The depicted Deutzia Gracilis has apparently begun suffering from some kind of invasion.

Who is bugging it (probably aphids) and how can this be fought off (preferably without "strong" pesticides)?

UPDATE So I was able to catch the/a likely suspect at night (see 4th picture), probably a Vine weevil. RIP.

UPDATE On reflection, the plant of concern my be Forsythia intermedia, not Deutzia gracilis.

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Yes you've got visitors. They come at night so if you've a flashlight, go out at night to check on these visitors.

Not at all a big deal, Drux. Your plants are not healthy for two reasons that I can suss out; one is light and the other is fertilizer. The internodes are extremely long (too little light) and your leaves show that the photosynthetic factories are DOWN (too little nitrogen).

Without the right amount of chemistry (fertilizer) and light and water and air and proper soil...you will get anemic looking plants. To be healthy and the right color of green you need to add a balanced fertilizer. Don't lump fertilizer into 'bad chemicals'...please.

Plants that are susceptible to insects and disease are usually plants with little or no chemistry added to the soil with which they they are able to compete, survive because they need to make their own food...Any problems you see are most likely because this plant has had no added balanced fertilizer. Photosynthesis doesn't work without the proper ingredients at the proper amount. Without a human who understands the chemistry, just the basics, no added fertilizer, one will have plants 'on their last legs'.

Weakened plants put out neon signs saying, "I am weak and easy to eat"...what have you added for fertilizer? If you've added a balanced fertilizer then we all need to go back to the drawing board!

Looks like your potting soil came with fertilizer, balanced? Found 5-4-6 on one of the fertilizer products. So this is in favor of too much fertilizer? They say you need to add your own fertilizer after 5 months? How long has it been since you transplanted this plant? Looks like it has used up what little fertilizer was added to the potting soil and you need to start your own program of fertilizer. Osmocote 14-14-14 would be perfect. Use half the amount specified in the directions. Extended release so you only need to do this once per year.

Look beneath the leaves with a magnifying glass. Look for tiny little spider things, possibly gold in color. Fine fine webbing. The are sucking insects. Aphids are sucking insects. Have you seen one aphid? Most likely white? If you did not notice aphids then I doubt you had an aphid problem. Spider mite is more likely. Your plants need fertilizer but wait until we figure this out for sure.Deutzia care and maintenance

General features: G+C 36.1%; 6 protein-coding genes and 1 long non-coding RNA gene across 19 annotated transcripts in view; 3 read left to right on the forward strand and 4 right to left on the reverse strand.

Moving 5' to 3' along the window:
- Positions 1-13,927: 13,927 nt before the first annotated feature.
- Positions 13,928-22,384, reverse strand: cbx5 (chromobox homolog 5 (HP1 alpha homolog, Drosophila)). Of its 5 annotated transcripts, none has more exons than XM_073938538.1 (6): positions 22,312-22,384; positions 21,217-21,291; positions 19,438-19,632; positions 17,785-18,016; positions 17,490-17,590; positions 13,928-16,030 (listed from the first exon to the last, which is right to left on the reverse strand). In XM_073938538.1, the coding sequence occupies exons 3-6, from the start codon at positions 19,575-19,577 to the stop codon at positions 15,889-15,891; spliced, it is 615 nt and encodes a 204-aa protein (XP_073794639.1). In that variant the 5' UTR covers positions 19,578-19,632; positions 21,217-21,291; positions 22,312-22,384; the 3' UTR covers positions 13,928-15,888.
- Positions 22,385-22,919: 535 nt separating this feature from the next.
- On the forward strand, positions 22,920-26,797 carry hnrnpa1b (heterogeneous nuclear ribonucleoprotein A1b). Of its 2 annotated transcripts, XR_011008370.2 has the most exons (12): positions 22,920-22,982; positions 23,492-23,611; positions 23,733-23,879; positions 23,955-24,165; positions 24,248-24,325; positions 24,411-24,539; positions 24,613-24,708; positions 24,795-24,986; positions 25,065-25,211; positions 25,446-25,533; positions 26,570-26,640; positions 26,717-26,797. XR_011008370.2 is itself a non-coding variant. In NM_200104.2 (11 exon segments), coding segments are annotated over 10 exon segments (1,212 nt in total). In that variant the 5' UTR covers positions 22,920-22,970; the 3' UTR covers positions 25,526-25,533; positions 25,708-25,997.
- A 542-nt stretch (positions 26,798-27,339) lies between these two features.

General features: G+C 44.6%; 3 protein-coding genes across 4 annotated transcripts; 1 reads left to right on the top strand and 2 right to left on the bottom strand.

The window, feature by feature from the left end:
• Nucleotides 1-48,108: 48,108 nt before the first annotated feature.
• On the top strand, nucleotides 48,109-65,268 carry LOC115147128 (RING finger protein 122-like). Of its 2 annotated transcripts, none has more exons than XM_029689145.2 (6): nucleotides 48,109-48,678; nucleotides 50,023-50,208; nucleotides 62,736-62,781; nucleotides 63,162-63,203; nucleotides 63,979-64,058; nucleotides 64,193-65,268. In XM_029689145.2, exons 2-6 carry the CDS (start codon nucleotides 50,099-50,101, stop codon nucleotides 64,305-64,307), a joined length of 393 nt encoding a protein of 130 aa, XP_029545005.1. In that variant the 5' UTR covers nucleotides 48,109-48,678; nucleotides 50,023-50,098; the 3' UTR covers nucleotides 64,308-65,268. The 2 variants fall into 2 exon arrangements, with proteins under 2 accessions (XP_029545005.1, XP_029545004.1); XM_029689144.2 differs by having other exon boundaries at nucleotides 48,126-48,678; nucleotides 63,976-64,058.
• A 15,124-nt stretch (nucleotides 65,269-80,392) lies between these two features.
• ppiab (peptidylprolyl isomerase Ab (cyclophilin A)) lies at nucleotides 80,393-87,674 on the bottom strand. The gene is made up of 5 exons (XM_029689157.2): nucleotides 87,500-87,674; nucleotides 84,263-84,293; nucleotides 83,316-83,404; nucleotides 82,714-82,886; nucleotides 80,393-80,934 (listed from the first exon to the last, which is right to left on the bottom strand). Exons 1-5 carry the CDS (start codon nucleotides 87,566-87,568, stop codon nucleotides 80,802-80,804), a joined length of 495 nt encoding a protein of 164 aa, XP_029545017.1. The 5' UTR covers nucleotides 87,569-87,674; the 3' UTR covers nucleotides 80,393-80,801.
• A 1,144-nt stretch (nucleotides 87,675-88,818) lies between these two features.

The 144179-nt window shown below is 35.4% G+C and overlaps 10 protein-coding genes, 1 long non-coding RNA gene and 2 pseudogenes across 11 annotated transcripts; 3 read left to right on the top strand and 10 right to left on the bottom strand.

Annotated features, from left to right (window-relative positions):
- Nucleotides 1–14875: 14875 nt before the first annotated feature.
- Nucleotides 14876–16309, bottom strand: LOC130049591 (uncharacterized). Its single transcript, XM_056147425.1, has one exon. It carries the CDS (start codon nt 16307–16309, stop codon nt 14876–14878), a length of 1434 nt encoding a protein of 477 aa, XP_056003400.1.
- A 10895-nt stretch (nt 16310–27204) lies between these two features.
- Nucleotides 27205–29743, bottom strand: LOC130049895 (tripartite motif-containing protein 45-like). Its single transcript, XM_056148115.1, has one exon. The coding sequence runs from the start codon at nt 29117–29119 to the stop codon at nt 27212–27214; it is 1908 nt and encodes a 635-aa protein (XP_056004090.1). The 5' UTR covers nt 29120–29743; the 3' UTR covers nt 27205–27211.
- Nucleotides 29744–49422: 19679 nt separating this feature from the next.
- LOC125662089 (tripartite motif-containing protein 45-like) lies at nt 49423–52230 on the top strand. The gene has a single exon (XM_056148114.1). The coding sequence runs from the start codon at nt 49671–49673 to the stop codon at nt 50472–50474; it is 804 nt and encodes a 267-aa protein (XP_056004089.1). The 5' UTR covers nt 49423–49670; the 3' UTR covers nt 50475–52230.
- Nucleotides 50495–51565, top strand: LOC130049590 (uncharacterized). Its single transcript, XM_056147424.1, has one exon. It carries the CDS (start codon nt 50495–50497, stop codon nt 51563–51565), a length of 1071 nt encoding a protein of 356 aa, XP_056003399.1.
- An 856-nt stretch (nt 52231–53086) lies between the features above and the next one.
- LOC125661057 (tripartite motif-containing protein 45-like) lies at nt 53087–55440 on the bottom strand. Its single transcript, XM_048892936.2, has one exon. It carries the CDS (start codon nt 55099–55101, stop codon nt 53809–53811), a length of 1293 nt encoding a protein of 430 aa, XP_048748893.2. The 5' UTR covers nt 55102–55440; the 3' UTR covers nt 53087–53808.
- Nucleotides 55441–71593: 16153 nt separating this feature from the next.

• +1 Well, the plant receives full sunlight from approx. 7 AM to noon, is that too little? I got it 1-2 months ago, and the it grew quite quickly since then: all of the depicted parts are new. I am also applying a fertilizer (it says "rich in potassium") in the prescribed dose and approx. 1-2 a week. Do you think I should increase over that dose? (I'll do so once right now :-) – Drux Aug 15 '18 at 6:56
  • Is this full sunlight behind windows, Drux? What exactly are you using for fertilizer? "rich in potassium" means nothing other than it has potassium? What are the numbers for your fertilizer? When was the last application? Do not add anymore fertilizer until we sort this out. 1 to 2X per week for applications? Drux, don't do anything right now, grins, we need to understand much more. An indoor plant next to southern windows gets just enough light to manufacture its own food. Forget flowers and fruit...in any abundance! This is more chemistry than any disease going on... – stormy Aug 15 '18 at 7:15
  • Does this article make sense to you? missouribotanicalgarden.org/PlantFinder/… – stormy Aug 15 '18 at 7:19
  • The plant is outdoors (on a terrace). What numbers are we looking for for the fertilizer? Last application was this morning. – Drux Aug 15 '18 at 7:57
  • What's the NPK readout on the fertilizer you're using - and is this plant in a pot or the ground? If its in a pot, can we see a photo of it please? And what part of the world are you in? – Bamboo Aug 15 '18 at 10:23

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